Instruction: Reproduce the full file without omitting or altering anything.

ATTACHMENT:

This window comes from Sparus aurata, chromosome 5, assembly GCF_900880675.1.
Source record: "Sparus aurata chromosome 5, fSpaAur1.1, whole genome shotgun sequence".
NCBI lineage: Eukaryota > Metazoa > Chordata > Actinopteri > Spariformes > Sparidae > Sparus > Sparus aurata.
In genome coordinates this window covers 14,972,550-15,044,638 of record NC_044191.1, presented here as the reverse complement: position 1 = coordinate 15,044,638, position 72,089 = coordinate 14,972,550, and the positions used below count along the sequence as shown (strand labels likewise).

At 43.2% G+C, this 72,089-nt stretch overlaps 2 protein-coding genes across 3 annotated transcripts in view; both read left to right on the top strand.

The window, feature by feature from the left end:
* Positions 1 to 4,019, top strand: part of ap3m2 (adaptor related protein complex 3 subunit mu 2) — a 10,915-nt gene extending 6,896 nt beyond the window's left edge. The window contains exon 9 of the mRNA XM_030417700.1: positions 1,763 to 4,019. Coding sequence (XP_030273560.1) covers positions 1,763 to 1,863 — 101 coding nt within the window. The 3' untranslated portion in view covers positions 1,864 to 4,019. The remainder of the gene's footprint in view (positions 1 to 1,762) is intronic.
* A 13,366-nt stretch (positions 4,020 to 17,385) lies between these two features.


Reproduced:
This window comes from Sparus aurata, chromosome 5, assembly GCF_900880675.1.
Source record: "Sparus aurata chromosome 5, fSpaAur1.1, whole genome shotgun sequence".
NCBI lineage: Eukaryota > Metazoa > Chordata > Actinopteri > Spariformes > Sparidae > Sparus > Sparus aurata.
In genome coordinates this window covers 14,972,550-15,044,638 of record NC_044191.1, presented here as the reverse complement: position 1 = coordinate 15,044,638, position 72,089 = coordinate 14,972,550, and the positions used below count along the sequence as shown (strand labels likewise).

At 43.2% G+C, this 72,089-nt stretch overlaps 2 protein-coding genes across 3 annotated transcripts in view; both read left to right on the top strand.

The window, feature by feature from the left end:
* Positions 1 to 4,019, top strand: part of ap3m2 (adaptor related protein complex 3 subunit mu 2) — a 10,915-nt gene extending 6,896 nt beyond the window's left edge. The window contains exon 9 of the mRNA XM_030417700.1: positions 1,763 to 4,019. Coding sequence (XP_030273560.1) covers positions 1,763 to 1,863 — 101 coding nt within the window. The 3' untranslated portion in view covers positions 1,864 to 4,019. The remainder of the gene's footprint in view (positions 1 to 1,762) is intronic.
* A 13,366-nt stretch (positions 4,020 to 17,385) lies between these two features.